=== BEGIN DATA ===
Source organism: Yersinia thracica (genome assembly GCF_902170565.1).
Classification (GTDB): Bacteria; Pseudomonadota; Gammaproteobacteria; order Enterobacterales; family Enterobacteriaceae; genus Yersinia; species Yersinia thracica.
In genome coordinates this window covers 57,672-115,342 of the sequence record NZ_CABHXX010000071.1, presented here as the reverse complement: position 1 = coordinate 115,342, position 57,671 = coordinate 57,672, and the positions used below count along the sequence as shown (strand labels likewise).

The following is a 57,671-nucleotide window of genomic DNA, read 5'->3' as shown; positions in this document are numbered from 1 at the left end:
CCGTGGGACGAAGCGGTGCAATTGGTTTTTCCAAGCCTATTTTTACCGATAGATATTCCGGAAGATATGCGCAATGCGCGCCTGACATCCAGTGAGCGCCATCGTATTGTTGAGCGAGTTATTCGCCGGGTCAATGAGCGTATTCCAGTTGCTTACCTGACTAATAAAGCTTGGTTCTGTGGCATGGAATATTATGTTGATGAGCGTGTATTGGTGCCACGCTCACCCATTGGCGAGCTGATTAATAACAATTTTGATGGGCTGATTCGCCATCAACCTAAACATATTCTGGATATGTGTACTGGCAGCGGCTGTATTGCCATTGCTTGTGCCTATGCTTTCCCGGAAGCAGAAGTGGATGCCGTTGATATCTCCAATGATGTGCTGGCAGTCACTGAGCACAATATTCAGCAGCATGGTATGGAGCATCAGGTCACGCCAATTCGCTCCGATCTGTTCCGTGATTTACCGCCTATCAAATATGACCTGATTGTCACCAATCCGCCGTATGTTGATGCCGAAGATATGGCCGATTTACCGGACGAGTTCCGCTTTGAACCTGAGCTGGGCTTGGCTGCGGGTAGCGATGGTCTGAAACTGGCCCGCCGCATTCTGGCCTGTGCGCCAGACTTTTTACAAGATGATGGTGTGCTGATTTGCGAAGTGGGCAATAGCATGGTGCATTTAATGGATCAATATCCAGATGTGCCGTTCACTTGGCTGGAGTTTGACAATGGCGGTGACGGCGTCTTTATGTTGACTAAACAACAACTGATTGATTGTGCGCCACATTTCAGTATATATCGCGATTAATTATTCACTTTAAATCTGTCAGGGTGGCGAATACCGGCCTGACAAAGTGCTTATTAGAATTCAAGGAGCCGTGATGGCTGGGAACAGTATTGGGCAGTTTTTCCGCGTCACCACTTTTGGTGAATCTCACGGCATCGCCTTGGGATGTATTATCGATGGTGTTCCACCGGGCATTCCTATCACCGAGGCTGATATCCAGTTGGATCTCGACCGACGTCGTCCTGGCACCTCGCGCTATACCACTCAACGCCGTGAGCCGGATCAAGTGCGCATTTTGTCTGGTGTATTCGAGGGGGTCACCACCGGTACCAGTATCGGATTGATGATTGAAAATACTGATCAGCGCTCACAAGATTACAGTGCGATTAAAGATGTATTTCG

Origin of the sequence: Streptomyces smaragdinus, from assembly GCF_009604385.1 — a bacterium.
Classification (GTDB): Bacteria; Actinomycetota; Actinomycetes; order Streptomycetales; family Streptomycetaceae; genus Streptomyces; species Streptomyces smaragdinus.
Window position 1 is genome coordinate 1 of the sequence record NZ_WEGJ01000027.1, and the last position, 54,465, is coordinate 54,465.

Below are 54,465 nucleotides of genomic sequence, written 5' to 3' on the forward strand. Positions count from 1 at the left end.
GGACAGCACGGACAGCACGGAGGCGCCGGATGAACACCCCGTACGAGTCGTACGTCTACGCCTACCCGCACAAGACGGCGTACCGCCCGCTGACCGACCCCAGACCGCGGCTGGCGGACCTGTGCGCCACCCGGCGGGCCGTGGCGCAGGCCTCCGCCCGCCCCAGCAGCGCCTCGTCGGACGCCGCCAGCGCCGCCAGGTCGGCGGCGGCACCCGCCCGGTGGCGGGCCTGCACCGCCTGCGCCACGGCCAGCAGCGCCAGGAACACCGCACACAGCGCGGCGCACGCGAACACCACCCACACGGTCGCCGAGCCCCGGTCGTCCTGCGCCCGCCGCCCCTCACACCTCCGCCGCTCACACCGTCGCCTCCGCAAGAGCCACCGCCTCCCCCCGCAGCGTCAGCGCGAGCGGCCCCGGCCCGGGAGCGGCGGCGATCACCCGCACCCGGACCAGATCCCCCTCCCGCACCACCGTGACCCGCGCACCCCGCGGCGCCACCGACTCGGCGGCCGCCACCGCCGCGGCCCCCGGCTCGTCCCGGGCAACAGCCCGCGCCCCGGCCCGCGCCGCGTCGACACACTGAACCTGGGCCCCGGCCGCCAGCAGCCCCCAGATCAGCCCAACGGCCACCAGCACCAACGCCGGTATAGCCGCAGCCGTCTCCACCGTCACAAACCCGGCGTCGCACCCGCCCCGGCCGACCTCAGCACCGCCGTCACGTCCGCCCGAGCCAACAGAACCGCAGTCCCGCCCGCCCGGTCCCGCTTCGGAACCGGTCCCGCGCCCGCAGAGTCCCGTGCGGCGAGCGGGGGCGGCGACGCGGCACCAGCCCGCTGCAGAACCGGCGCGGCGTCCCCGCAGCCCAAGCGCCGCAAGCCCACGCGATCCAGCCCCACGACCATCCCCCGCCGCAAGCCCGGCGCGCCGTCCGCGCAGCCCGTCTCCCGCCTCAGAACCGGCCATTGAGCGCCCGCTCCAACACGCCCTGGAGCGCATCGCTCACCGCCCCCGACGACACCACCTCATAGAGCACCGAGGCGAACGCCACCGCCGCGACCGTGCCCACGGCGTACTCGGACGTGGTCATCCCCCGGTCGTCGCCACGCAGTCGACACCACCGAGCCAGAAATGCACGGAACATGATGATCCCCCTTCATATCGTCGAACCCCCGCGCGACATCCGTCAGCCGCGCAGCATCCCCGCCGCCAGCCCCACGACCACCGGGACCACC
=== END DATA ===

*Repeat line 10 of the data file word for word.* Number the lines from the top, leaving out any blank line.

GGACAGCACGGACAGCACGGAGGCGCCGGATGAACACCCCGTACGAGTCGTACGTCTACGCCTACCCGCACAAGACGGCGTACCGCCCGCTGACCGACCCCAGACCGCGGCTGGCGGACCTGTGCGCCACCCGGCGGGCCGTGGCGCAGGCCTCCGCCCGCCCCAGCAGCGCCTCGTCGGACGCCGCCAGCGCCGCCAGGTCGGCGGCGGCACCCGCCCGGTGGCGGGCCTGCACCGCCTGCGCCACGGCCAGCAGCGCCAGGAACACCGCACACAGCGCGGCGCACGCGAACACCACCCACACGGTCGCCGAGCCCCGGTCGTCCTGCGCCCGCCGCCCCTCACACCTCCGCCGCTCACACCGTCGCCTCCGCAAGAGCCACCGCCTCCCCCCGCAGCGTCAGCGCGAGCGGCCCCGGCCCGGGAGCGGCGGCGATCACCCGCACCCGGACCAGATCCCCCTCCCGCACCACCGTGACCCGCGCACCCCGCGGCGCCACCGACTCGGCGGCCGCCACCGCCGCGGCCCCCGGCTCGTCCCGGGCAACAGCCCGCGCCCCGGCCCGCGCCGCGTCGACACACTGAACCTGGGCCCCGGCCGCCAGCAGCCCCCAGATCAGCCCAACGGCCACCAGCACCAACGCCGGTATAGCCGCAGCCGTCTCCACCGTCACAAACCCGGCGTCGCACCCGCCCCGGCCGACCTCAGCACCGCCGTCACGTCCGCCCGAGCCAACAGAACCGCAGTCCCGCCCGCCCGGTCCCGCTTCGGAACCGGTCCCGCGCCCGCAGAGTCCCGTGCGGCGAGCGGGGGCGGCGACGCGGCACCAGCCCGCTGCAGAACCGGCGCGGCGTCCCCGCAGCCCAAGCGCCGCAAGCCCACGCGATCCAGCCCCACGACCATCCCCCGCCGCAAGCCCGGCGCGCCGTCCGCGCAGCCCGTCTCCCGCCTCAGAACCGGCCATTGAGCGCCCGCTCCAACACGCCCTGGAGCGCATCGCTCACCGCCCCCGACGACACCACCTCATAGAGCACCGAGGCGAACGCCACCGCCGCGACCGTGCCCACGGCGTACTCGGACGTGGTCATCCCCCGGTCGTCGCCACGCAGTCGACACCACCGAGCCAGAAATGCACGGAACATGATGATCCCCCTTCATATCGTCGAACCCCCGCGCGACATCCGTCAGCCGCGCAGCATCCCCGCCGCCAGCCCCACGACCACCGGGACCACC